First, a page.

Thursday, February 19, 2015



Mom and I singing at the piano, 1975.

My parents were full of music and they passed it on, to all their children. Music has a huge effect, on how you look at life, and how, why and where we live, the way we do. Total mystery.

Mom had a very true voice, not often heard. She was a shy little lady, 4'9" tall and pretty. Dad had a strange life, when young, and was very lucky in meeting a good violin player, Mr. Conacher. He took Dad under his wing and taught him how to play, and Dad did but he couldn't read a note of music, until we children took lessons and he did too. Mary... ended up with her A.T.C.M. "Solo Performer" certificate, at 19 years old. I just loved to hear her practice her scales, chords, arpeggios and octaves. Wonderful things to hear for an hour at a time. That was a thrill to me.

I took violin at 10 years old, my teacher was a young man from Russia, Mr. Paul Knapper, and he was a good teacher. He went away, and at 15 I took lessons from Mr. Joe Leonard, an old man from England, who played in operas in London, England. I loved violin, but sold my instrument in Calgary before we moved to B.C It was my Dad's old violin and I was sad, it had traveled wherever I went.

Charlie, my brother, took flute and piccolo lessons from Johnny Dickinson, also an old man who had played in London (England) Opera House... Johnny, and Gordon Cook, a wizard pianist, had both played at the London Opera House, when they were young. Every night we went to sleep to classical music, flute and piano, lovely.

Eddie my younger brother, took violin. He was 12 years old, a late started, and he did very well. All of us would play together at time, it was fun. He didn't carry on for very long, more interested in sports and planned to join the army, which he did after high school graduation day. He had an excellent feel for the violin.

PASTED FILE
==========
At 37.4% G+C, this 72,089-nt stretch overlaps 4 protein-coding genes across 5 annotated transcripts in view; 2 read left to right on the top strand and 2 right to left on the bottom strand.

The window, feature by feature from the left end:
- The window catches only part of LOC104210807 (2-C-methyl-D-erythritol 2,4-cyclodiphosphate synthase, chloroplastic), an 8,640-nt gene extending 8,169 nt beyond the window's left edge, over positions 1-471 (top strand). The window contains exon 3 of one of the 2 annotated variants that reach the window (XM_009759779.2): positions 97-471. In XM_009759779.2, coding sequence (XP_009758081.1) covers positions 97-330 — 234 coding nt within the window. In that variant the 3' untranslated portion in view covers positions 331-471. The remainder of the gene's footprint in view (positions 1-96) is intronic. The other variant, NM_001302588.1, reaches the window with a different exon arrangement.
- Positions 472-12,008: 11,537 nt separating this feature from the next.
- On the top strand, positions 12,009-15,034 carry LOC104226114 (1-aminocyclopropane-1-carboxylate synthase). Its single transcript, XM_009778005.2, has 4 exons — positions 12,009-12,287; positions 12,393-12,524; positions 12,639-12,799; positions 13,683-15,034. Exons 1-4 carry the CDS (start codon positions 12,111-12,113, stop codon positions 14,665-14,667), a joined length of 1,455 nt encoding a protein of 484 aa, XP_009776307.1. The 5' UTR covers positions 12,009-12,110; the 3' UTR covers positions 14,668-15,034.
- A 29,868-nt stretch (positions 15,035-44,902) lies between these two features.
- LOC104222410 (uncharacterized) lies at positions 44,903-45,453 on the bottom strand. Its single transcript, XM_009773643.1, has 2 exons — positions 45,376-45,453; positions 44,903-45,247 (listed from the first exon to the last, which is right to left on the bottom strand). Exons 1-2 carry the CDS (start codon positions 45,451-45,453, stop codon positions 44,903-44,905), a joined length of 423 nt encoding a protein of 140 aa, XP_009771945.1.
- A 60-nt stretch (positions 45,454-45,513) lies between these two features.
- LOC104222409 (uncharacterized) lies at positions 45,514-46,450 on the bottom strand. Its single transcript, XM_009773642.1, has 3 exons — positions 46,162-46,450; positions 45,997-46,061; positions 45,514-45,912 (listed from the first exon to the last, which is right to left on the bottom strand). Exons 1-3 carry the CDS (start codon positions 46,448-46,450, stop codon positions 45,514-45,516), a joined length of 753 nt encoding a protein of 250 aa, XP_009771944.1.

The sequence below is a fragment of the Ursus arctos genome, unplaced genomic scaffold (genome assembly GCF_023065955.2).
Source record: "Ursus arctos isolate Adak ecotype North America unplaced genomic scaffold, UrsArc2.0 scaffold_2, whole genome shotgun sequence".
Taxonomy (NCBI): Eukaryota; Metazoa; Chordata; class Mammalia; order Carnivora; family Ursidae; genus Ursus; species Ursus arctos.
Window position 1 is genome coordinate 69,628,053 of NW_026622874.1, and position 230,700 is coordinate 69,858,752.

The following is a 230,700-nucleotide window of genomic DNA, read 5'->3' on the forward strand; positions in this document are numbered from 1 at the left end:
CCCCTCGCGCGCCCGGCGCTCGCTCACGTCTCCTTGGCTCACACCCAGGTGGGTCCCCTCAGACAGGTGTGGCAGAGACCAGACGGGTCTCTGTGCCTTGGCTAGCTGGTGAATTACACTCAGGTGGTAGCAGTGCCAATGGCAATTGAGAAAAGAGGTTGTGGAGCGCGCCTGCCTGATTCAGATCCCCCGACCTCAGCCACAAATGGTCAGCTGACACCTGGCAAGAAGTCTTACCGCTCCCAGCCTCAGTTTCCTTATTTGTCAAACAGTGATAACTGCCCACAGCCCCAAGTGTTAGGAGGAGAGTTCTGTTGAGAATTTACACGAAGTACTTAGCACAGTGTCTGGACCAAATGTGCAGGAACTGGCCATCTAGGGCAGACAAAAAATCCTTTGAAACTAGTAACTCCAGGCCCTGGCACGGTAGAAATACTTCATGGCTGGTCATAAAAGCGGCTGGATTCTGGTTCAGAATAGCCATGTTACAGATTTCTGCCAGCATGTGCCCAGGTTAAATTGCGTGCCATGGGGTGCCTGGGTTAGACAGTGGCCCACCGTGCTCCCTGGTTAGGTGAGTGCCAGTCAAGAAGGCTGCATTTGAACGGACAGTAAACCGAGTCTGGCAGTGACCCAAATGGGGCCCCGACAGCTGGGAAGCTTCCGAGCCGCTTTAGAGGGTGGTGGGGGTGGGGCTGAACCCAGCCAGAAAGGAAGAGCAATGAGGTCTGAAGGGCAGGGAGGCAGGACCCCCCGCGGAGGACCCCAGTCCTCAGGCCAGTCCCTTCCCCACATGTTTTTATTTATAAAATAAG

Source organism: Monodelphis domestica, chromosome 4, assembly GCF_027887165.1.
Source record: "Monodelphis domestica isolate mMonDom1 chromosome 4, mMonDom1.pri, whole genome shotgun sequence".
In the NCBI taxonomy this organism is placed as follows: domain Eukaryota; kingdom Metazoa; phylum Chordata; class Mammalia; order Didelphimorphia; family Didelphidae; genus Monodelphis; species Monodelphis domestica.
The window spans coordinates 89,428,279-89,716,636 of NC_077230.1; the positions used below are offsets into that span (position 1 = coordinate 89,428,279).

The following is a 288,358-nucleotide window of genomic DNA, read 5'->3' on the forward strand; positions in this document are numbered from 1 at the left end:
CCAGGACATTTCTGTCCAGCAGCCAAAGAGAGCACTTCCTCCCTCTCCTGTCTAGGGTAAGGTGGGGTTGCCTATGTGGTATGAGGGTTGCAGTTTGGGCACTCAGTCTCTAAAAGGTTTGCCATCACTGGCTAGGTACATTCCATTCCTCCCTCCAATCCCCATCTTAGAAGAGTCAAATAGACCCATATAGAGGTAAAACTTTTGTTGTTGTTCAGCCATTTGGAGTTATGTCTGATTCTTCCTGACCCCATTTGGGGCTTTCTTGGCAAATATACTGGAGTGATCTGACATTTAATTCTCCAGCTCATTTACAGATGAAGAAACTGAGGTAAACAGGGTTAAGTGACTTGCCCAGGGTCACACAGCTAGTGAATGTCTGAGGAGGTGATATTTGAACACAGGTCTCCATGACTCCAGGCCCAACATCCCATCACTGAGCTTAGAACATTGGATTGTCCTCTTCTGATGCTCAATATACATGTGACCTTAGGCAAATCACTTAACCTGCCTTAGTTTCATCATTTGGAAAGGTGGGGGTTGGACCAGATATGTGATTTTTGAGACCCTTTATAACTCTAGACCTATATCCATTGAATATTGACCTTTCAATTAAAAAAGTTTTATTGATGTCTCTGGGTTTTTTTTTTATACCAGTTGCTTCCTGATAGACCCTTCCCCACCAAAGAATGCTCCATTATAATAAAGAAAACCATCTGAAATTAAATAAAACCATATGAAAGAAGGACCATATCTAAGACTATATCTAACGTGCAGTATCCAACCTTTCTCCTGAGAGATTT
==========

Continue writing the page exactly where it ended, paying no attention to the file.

My own children, and my grandkids, are all musical. It must be inherent in the family. Music can make you laugh and make you cry. I've just listened to a program on radio, "The Vinyl Cafe," its hilarious in words and music and I love it.
Letty with granddaughters Rachel (left) and Melinda (right) singing Christmas Carols in 1999.
Granddaughters Michelle (l) and Rachel (r) around 1995.
Melinda dances Flamenco, circa 2001

Letty Evans
May 13, 2006

ATCM stands for "Associate of the Toronto Conservatory of Music," a precursor to the Royal Conservatory of Music, which has national Canadian standards for music performance and theory from beginners to very advanced students planning to study for a music degree.

Mom never played the violin in my hearing. She had her violin repaired in the 1970s when a visiting friend who was a violinist, gave it a try, and pronounced it, "definitely not a Strad(ivarius.)" Dad confided to me that he'd heard Mom play, but she had lost the knack by then.

Photos show various family members making music at different times. I sing in a choir and have played piano, clarinet, and guitar. Rachel plays flute, keyboard, and sings and writes and records her own music. Michelle sings and played fiddle and guitar. Melinda sings and dances flamenco. My brother, Bob, even sings karaoke at his favorite pub.

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